repointing brickwork

Page 2 of 2  
     snipped-for-privacy@meeow.co.uk (N. Thornton) writes:

It sure isn't simple, and neither is it the case that it's completely understood. I used to have a neighbour who taught brickwork, and his comment was that we're discovering what we don't know about cement based mortars faster than we're working how to use them properly. We know (or at least used to know) much more about lime based mortars, since we've been using them at least 200 times longer.
However, I recall reading somewhere a few years ago (possibly in this newsgroup) that the BRE had experimented with various cement/lime mixtures, and the 1:1 was quite good. Any less lime and the mortar loses all the movement and self-repair qualities of lime, so you'd be back to the problems you get repointing a lime mortar house with cement. I think there were problems with mixtures containing more lime too (until you get to pure lime of course), but I can't recall what that was.

I've not come across it in mortar, but it's certainly used in scratch coat lime plaster. This stops it cracking as the lime mortar walls move around. The dot-n-dab plasterboard fixing is loaded with plastic fibres too to give it tensile strength. The tutor on my plastering course demonstrated how effective that is by hanging his weight on a piece of board fixed up with the stuff, and it showed no sign of giving way.

Silicone bath sealant? ;-)
--
Andrew Gabriel

Add pictures here
<% if( /^image/.test(type) ){ %>
<% } %>
<%-name%>
Add image file
Upload
Andrew Gabriel wrote in message ...

will wash away with the first rainfall. If the mortar *and* the pointing were the same, maybe....
Add pictures here
<% if( /^image/.test(type) ){ %>
<% } %>
<%-name%>
Add image file
Upload

Long before portland cement, lime mortar brickwork usually had some cement in the exterior pointing (exterior pointing was not done as the bricks were layed, but later). Most of mine has lasted 100 years without any trouble, and where it hasn't, it's due to some unreasonable influence happening subsequently like bridging the damp poof course or failing to repair leaking gutter downpipes (not me -- previous owners;-). There were also a couple of small places where someone had repointed wrongly (in one of them, using pure cement and no sand -- a bugger to get out).
--
Andrew Gabriel

Add pictures here
<% if( /^image/.test(type) ){ %>
<% } %>
<%-name%>
Add image file
Upload
Andrew Gabriel wrote in message ...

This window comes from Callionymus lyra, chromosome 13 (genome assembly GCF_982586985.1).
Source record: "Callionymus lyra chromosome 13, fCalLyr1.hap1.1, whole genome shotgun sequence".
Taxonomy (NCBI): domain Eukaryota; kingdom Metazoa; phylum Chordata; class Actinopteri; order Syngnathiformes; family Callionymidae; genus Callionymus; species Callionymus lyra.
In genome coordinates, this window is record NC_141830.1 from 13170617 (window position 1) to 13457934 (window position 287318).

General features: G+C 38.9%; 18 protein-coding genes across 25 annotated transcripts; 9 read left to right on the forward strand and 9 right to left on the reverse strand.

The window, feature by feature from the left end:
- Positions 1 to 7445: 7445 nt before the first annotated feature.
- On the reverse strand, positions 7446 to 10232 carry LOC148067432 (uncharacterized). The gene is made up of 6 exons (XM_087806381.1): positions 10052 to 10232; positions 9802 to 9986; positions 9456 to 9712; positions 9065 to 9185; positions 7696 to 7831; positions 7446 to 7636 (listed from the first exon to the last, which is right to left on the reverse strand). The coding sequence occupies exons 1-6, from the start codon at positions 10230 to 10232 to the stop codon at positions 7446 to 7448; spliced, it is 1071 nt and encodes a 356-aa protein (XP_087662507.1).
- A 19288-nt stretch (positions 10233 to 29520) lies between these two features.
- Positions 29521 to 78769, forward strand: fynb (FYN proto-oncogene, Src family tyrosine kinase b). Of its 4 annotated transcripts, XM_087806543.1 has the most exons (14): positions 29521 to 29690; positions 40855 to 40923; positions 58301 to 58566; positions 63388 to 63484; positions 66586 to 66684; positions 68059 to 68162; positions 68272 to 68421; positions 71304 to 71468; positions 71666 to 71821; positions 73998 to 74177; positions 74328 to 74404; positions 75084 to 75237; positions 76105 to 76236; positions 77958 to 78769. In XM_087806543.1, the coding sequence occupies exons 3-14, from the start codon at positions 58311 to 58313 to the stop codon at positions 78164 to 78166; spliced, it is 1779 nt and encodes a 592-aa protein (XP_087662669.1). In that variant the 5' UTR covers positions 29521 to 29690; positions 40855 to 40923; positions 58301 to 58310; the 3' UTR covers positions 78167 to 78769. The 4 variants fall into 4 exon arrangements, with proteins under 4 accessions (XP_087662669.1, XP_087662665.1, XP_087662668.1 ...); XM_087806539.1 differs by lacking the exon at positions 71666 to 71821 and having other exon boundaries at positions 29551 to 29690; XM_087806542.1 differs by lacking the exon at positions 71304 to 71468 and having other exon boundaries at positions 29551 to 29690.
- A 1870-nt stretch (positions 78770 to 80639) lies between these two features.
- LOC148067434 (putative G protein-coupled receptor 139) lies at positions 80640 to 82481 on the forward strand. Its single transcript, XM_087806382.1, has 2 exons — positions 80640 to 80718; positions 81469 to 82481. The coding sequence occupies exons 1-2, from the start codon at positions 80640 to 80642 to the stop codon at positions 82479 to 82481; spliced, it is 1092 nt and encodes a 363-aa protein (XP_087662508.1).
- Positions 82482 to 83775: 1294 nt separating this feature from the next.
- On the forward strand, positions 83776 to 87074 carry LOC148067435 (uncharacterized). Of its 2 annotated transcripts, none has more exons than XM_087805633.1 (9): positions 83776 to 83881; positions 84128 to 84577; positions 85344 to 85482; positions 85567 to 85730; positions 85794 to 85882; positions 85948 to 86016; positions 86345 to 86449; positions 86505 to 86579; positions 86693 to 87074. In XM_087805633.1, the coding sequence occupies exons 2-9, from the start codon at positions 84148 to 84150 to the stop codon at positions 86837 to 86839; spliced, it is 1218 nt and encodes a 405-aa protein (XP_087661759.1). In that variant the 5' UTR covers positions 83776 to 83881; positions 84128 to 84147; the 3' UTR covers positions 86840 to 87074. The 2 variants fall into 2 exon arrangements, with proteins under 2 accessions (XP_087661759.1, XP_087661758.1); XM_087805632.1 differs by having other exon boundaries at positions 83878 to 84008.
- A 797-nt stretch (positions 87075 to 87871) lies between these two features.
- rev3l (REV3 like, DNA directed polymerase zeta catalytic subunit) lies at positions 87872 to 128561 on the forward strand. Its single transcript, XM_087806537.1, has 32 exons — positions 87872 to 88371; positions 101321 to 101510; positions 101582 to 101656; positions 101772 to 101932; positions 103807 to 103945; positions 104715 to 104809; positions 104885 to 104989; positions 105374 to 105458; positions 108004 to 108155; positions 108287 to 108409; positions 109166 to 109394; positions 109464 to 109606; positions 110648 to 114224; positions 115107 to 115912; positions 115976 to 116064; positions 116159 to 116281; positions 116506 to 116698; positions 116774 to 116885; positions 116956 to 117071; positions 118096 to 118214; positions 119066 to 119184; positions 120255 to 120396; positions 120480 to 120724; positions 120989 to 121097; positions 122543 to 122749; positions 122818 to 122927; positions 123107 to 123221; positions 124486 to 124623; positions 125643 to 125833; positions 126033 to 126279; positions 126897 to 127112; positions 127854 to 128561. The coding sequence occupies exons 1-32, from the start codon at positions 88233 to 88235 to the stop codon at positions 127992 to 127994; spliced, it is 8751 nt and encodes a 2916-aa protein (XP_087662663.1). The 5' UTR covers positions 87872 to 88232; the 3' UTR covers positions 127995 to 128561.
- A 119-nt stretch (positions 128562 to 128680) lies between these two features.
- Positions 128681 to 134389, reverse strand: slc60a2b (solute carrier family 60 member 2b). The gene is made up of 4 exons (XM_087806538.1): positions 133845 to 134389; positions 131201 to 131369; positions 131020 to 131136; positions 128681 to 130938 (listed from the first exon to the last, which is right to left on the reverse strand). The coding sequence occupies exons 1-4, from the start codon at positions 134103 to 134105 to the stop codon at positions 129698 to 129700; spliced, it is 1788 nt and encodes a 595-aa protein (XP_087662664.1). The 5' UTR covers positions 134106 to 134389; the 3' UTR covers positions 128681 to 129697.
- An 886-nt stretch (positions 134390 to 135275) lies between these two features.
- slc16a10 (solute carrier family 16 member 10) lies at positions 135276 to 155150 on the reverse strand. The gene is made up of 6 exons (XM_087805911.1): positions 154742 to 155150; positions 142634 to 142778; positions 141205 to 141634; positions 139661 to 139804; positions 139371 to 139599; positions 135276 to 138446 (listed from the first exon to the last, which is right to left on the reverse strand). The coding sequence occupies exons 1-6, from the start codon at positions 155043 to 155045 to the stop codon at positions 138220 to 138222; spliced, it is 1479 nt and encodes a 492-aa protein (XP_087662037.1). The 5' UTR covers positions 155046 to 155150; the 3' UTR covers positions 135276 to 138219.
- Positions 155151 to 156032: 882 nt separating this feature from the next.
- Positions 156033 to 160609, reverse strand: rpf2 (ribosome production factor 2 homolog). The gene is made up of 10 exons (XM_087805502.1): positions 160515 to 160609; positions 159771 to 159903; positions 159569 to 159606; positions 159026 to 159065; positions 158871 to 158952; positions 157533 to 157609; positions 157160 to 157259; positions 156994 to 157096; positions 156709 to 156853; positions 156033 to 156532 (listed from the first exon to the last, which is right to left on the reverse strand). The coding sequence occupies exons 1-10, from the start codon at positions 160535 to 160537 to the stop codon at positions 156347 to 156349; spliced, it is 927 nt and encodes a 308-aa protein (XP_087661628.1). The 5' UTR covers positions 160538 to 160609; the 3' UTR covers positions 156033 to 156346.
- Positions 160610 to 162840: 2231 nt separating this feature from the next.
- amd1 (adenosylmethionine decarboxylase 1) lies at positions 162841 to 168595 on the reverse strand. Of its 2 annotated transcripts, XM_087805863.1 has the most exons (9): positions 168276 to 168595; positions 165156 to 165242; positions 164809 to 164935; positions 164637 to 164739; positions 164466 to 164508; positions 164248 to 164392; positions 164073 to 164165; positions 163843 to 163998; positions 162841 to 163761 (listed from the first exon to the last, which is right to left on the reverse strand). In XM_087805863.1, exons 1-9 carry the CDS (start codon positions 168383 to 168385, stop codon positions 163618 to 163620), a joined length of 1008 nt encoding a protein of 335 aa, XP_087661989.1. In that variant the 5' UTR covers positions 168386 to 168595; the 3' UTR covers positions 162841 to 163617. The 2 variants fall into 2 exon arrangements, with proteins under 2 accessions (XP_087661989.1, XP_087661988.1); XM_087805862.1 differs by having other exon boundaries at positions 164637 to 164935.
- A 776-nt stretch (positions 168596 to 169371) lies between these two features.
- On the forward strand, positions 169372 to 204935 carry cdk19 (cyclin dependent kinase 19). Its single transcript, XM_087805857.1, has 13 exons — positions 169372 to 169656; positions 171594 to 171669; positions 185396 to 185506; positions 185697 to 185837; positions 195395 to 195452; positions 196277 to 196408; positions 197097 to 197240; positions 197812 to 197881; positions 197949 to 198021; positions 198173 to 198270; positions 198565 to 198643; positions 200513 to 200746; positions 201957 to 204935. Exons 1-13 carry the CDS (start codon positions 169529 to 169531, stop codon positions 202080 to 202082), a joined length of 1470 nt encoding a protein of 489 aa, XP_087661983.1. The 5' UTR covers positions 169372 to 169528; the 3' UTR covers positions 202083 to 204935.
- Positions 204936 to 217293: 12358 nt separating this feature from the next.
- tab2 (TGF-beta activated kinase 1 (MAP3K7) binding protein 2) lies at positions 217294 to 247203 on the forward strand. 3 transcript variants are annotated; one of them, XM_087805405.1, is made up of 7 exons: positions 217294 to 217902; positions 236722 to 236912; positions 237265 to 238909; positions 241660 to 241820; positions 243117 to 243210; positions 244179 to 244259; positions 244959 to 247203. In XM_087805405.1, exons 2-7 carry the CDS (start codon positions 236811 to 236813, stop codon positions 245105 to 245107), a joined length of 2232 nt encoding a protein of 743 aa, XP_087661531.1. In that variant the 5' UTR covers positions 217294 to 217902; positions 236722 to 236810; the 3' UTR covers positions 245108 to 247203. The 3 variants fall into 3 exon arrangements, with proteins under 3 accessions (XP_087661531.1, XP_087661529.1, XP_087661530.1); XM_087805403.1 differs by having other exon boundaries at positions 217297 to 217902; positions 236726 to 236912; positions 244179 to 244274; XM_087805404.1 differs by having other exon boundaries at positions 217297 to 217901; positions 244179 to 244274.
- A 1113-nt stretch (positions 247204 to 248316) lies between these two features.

non-hydraulic lime alone has ever been successful externally.
Add pictures here
<% if( /^image/.test(type) ){ %>
<% } %>
<%-name%>
Add image file
Upload

My house is rendered in hydraulic lime and sand, which gives it a wonderful mushroom colour. We were going to limewash it, but liked the finish so much we decided to leave it alone.
John
--
John Rouse

Add pictures here
<% if( /^image/.test(type) ){ %>
<% } %>
<%-name%>
Add image file
Upload
I shall stick my head above the parapet and call myself an expert ...
There is already mortar between the bricks, so the pointing is not there to stick the bricks together. It is there as a sacrificial layer.
Rain (water, salt, acid ...) is driven into the brick surface and then when the weather improves, leaves by the easiest escape route. If the pointing is weaker than the brick, then the easier route is through the pointing. Over the (many) years this causes the pointing to wear away and eventually the bricks will need repointing. This is a much better situation to be in than if the pointing is stronger than the bricks because then the surface of the brick wears away leaving the soft core exposed which wears away quickly. OUCH!
Consider three situations:
Old soft bricks, pointed with lime mortar. Lime mortar is weak, even with a pozzolan added, so the bricks will be OK.
Modern, hard bricks pointed with cement. So long as the cement mix is fairly weak this should be OK too. I'm not a cement expert so I assume that others know better than me and that a that a 1cement:1lime:6aggregate mix is OK. (The lime is just there as a plasticiser and a red herring)
Old soft bricks pointed with cement. The cement is stronger than the bricks so producing the effect which I can see outside the window as I sit here. An old red brick wall has a grid of cement pointing but the bricks in between the pointing have worn back by about 10mm since it was done. This is a problem which has shown up particularly in the last 50 years, partly because late 20thC builders have no experience of lime mortar, but also because Portland cement today is MUCH stronger than the cement of 100 years ago.